Ikebana: The Art of Flower Arranging

ikebana arrangement

What is Ikebana?

Ikebana is the ancient Japanese art of flower arranging. The name comes from the Japanese ike, meaning ‘alive’ or ‘arrange’ and bana meaning ‘flower.’ The practice of using flowers as offerings in temples originated in the seventh century when Buddhism was first introduced to Japan from China and Korea, but the formalized version of Ikebana didn’t begin until the Muromachi period around the 15th or 16th century. These arrangements have since become more secular, displayed as art forms in people’s homes. However, Ikebana is seen as more than just decorative, it is a spiritual process that helps one develop a closeness with nature and merge the indoors and outdoors.

Sofu Teshigahara Ikebana Quote

Principles of Ikebana

Ikebana has become an artform that is associated with a meditative quality. Creating an arrangement is supposed to be done in silence to allow the designer to observe and meditate on the beauty of nature and gain inner peace. Seasoned designers realize not only the importance of silence, but also the importance of space, which is not meant to be filled, but created and preserved through the arrangements. This ties into other principles of Ikebana including minimalism, shape and line, form, humanity, aesthetics, and balance.

Principles of Ikebana

Schools of Ikebana

There are over 3000 schools of Ikebana. The oldest known school is Ikenobo. Ikenobo began at the Rokkaku-do temple in Kyoto where the Ikenobo family had long been head priests. The first style created by this family was Rikka, which was an evolution of early Buddhist floral decoration where flowers were used to embody the concept of the cosmos rather than for their superficial beauty. Over the next few hundred years, Ikebana continued to grow and develop, becoming not just a staple of Buddhism, but a staple of Japanese culture as a whole. This became even more apparent in the late nineteenth century when Western culture was introduced to Japan. Some flower masters embraced Western blooms and incorporated them into the arrangements. The most notable was Unshin Ohara who broke away from the Ikenobo School and started the Ohara School. He soon created the Moribana style, meaning ‘piling up of flowers,’ which took a much freer approach than previous styles, but still emphasized uneven numbers and asymmetry in the arrangements. This style soon became one of the most popular. There are three common Moribana styles—upright, slanting, and water-reflecting—with many variations within each style. Beginner’s usually start by learning the upright style.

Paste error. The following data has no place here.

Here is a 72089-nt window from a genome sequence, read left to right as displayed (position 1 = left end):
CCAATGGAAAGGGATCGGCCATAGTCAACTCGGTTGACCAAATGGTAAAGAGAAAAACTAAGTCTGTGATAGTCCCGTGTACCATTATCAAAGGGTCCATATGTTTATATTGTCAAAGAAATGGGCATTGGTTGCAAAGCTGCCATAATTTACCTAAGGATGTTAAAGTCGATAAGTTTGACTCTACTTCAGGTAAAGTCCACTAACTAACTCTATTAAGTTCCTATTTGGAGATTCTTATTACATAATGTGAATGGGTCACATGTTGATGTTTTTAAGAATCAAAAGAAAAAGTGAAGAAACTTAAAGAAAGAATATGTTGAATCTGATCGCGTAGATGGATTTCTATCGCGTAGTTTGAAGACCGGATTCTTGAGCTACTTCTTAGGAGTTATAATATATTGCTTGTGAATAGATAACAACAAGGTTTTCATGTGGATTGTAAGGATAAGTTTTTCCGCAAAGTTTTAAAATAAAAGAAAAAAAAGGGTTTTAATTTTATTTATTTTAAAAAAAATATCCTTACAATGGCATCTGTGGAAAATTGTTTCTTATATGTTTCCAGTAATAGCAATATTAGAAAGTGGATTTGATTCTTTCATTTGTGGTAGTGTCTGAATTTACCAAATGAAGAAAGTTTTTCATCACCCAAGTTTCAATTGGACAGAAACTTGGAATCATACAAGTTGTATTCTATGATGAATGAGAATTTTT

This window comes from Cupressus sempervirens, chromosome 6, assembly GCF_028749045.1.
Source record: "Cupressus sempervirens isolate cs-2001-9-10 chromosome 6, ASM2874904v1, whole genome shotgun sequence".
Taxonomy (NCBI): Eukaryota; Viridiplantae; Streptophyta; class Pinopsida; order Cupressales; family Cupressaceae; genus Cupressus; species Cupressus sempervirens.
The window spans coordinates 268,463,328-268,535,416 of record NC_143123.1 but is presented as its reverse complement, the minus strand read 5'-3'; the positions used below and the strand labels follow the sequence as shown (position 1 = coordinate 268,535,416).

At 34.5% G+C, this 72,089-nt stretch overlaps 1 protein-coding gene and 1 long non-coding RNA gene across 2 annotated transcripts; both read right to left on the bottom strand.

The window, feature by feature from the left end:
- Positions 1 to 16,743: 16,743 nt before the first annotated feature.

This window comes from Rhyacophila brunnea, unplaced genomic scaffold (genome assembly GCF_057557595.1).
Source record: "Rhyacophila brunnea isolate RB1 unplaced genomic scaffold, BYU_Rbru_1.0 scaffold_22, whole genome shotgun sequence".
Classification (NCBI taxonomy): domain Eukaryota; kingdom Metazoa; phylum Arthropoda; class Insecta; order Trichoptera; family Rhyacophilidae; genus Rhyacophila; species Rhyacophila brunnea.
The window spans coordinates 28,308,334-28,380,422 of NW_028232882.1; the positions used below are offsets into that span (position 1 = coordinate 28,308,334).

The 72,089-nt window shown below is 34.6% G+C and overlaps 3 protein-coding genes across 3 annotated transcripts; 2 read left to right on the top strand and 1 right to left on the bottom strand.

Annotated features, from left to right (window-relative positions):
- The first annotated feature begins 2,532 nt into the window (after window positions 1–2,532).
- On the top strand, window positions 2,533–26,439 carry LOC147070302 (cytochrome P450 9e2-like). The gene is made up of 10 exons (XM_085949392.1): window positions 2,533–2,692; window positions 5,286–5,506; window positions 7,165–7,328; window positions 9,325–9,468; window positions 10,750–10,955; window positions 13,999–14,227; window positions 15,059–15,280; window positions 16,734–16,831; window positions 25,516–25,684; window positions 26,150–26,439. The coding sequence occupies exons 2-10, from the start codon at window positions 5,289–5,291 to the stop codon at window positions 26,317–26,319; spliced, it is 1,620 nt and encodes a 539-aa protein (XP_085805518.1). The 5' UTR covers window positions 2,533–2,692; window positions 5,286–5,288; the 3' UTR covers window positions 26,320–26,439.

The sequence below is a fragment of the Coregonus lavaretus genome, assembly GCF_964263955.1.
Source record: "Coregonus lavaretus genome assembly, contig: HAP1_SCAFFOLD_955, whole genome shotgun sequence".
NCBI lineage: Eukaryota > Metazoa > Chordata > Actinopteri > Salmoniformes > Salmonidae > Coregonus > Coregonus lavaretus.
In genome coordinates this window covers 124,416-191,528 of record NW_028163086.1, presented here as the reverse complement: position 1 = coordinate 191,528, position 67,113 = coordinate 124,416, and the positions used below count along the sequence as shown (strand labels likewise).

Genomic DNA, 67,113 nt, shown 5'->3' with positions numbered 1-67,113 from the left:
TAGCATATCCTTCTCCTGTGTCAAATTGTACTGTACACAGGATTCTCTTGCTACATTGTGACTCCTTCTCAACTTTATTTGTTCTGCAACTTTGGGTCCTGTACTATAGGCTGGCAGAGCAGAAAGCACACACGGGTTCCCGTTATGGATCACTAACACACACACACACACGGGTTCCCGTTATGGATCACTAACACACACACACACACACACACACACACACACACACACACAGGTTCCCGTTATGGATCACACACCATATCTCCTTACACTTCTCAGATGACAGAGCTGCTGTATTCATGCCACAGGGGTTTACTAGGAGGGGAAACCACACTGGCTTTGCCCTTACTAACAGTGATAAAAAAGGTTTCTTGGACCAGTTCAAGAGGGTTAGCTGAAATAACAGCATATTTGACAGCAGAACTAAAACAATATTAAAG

Styles of Ikebana

What You Need to Create a Moribana-Style Arrangement

One of the most distinctive features of Moribana is its use of shallow containers, or utsuwa. Kenzan, which are similar to floral frogs, must be used in conjunction with these containers to allow flowers and branches to be placed in upright and angled positions. There are three main types of flowers and branches used. The longest branch, called shin, represents heaven. The medium branch, soe, represents man. And the shortest branch, tai, represents earth. Additional flowers to accompany these can be used as well.